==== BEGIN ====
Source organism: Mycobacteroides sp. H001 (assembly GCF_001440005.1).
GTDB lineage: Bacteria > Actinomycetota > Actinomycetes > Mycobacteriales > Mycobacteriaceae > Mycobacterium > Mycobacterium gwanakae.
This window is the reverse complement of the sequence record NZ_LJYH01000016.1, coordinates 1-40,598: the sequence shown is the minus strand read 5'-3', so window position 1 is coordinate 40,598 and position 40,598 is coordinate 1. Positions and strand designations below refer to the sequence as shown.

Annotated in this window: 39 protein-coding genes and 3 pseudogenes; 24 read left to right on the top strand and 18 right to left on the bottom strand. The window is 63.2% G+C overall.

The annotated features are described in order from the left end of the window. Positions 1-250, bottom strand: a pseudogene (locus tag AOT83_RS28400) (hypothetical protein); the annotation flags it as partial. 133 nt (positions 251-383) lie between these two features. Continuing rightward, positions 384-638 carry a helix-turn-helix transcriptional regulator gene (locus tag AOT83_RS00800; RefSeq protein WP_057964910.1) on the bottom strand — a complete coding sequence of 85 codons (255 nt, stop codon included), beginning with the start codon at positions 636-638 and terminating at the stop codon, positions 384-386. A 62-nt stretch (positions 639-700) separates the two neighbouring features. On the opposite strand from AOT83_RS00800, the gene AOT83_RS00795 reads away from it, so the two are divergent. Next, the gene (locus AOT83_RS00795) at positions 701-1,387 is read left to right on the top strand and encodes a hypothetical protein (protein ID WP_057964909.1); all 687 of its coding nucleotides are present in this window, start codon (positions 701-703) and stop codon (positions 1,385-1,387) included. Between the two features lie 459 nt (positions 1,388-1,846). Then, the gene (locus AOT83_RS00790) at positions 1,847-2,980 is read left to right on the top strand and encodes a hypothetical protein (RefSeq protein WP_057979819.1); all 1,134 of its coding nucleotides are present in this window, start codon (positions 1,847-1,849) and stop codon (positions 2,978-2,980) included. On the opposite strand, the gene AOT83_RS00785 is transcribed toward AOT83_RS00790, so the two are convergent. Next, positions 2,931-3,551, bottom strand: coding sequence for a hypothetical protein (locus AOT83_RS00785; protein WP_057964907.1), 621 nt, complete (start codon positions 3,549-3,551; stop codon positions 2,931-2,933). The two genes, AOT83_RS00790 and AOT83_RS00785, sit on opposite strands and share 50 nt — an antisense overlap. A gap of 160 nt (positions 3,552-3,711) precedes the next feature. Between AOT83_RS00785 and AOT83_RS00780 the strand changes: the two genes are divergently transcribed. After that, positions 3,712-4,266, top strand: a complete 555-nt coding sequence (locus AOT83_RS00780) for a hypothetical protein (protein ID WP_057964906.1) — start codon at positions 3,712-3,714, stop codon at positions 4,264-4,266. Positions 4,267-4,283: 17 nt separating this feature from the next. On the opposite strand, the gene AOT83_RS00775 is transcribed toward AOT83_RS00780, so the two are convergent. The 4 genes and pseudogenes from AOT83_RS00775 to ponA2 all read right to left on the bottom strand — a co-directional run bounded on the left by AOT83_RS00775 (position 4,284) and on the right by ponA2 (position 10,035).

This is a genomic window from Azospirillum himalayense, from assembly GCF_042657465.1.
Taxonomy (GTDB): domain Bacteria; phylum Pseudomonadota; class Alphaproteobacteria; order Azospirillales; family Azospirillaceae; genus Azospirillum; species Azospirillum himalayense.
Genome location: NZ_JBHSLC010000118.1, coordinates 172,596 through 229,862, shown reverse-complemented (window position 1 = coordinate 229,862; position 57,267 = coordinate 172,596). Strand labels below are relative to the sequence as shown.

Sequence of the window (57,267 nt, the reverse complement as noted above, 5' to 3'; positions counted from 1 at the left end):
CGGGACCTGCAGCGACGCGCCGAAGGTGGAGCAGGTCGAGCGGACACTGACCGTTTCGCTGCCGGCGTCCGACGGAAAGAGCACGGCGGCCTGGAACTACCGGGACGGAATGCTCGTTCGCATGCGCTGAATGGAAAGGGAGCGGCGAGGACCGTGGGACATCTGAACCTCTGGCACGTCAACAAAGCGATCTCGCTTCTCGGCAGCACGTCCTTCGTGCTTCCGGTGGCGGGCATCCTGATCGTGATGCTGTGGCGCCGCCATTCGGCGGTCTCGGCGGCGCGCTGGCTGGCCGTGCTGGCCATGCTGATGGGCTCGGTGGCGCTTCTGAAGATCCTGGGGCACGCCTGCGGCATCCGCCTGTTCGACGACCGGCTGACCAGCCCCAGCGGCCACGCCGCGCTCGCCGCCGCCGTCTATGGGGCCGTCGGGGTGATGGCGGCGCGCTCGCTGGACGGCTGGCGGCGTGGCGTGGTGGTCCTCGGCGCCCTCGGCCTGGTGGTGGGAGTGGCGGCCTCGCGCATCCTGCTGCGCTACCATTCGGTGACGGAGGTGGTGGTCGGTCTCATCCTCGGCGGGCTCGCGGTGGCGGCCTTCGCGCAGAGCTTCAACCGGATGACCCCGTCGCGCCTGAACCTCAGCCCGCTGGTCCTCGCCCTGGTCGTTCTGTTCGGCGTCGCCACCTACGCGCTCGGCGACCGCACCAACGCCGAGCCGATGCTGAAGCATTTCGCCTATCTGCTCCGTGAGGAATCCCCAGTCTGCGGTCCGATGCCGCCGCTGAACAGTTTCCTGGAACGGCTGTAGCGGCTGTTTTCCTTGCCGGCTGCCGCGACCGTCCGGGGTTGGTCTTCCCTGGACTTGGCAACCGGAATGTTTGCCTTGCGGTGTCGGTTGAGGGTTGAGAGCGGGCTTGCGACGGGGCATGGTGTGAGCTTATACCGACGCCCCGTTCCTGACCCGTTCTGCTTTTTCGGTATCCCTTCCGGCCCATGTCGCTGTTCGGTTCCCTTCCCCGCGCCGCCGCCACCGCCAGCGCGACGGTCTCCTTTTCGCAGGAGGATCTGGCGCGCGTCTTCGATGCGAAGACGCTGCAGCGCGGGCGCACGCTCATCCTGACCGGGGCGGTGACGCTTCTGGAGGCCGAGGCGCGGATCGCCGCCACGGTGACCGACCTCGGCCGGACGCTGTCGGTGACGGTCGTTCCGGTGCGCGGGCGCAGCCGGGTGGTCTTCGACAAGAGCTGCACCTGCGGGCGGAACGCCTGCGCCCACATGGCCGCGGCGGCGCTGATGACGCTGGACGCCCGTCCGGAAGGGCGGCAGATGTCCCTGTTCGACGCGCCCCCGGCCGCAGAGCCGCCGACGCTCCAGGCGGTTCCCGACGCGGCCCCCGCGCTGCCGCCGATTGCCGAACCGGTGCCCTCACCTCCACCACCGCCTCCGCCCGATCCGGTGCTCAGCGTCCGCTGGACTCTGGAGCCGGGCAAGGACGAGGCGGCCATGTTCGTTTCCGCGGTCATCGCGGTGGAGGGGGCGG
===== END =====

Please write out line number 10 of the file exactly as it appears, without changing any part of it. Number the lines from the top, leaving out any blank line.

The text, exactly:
CGGGACCTGCAGCGACGCGCCGAAGGTGGAGCAGGTCGAGCGGACACTGACCGTTTCGCTGCCGGCGTCCGACGGAAAGAGCACGGCGGCCTGGAACTACCGGGACGGAATGCTCGTTCGCATGCGCTGAATGGAAAGGGAGCGGCGAGGACCGTGGGACATCTGAACCTCTGGCACGTCAACAAAGCGATCTCGCTTCTCGGCAGCACGTCCTTCGTGCTTCCGGTGGCGGGCATCCTGATCGTGATGCTGTGGCGCCGCCATTCGGCGGTCTCGGCGGCGCGCTGGCTGGCCGTGCTGGCCATGCTGATGGGCTCGGTGGCGCTTCTGAAGATCCTGGGGCACGCCTGCGGCATCCGCCTGTTCGACGACCGGCTGACCAGCCCCAGCGGCCACGCCGCGCTCGCCGCCGCCGTCTATGGGGCCGTCGGGGTGATGGCGGCGCGCTCGCTGGACGGCTGGCGGCGTGGCGTGGTGGTCCTCGGCGCCCTCGGCCTGGTGGTGGGAGTGGCGGCCTCGCGCATCCTGCTGCGCTACCATTCGGTGACGGAGGTGGTGGTCGGTCTCATCCTCGGCGGGCTCGCGGTGGCGGCCTTCGCGCAGAGCTTCAACCGGATGACCCCGTCGCGCCTGAACCTCAGCCCGCTGGTCCTCGCCCTGGTCGTTCTGTTCGGCGTCGCCACCTACGCGCTCGGCGACCGCACCAACGCCGAGCCGATGCTGAAGCATTTCGCCTATCTGCTCCGTGAGGAATCCCCAGTCTGCGGTCCGATGCCGCCGCTGAACAGTTTCCTGGAACGGCTGTAGCGGCTGTTTTCCTTGCCGGCTGCCGCGACCGTCCGGGGTTGGTCTTCCCTGGACTTGGCAACCGGAATGTTTGCCTTGCGGTGTCGGTTGAGGGTTGAGAGCGGGCTTGCGACGGGGCATGGTGTGAGCTTATACCGACGCCCCGTTCCTGACCCGTTCTGCTTTTTCGGTATCCCTTCCGGCCCATGTCGCTGTTCGGTTCCCTTCCCCGCGCCGCCGCCACCGCCAGCGCGACGGTCTCCTTTTCGCAGGAGGATCTGGCGCGCGTCTTCGATGCGAAGACGCTGCAGCGCGGGCGCACGCTCATCCTGACCGGGGCGGTGACGCTTCTGGAGGCCGAGGCGCGGATCGCCGCCACGGTGACCGACCTCGGCCGGACGCTGTCGGTGACGGTCGTTCCGGTGCGCGGGCGCAGCCGGGTGGTCTTCGACAAGAGCTGCACCTGCGGGCGGAACGCCTGCGCCCACATGGCCGCGGCGGCGCTGATGACGCTGGACGCCCGTCCGGAAGGGCGGCAGATGTCCCTGTTCGACGCGCCCCCGGCCGCAGAGCCGCCGACGCTCCAGGCGGTTCCCGACGCGGCCCCCGCGCTGCCGCCGATTGCCGAACCGGTGCCCTCACCTCCACCACCGCCTCCGCCCGATCCGGTGCTCAGCGTCCGCTGGACTCTGGAGCCGGGCAAGGACGAGGCGGCCATGTTCGTTTCCGCGGTCATCGCGGTGGAGGGGGCGG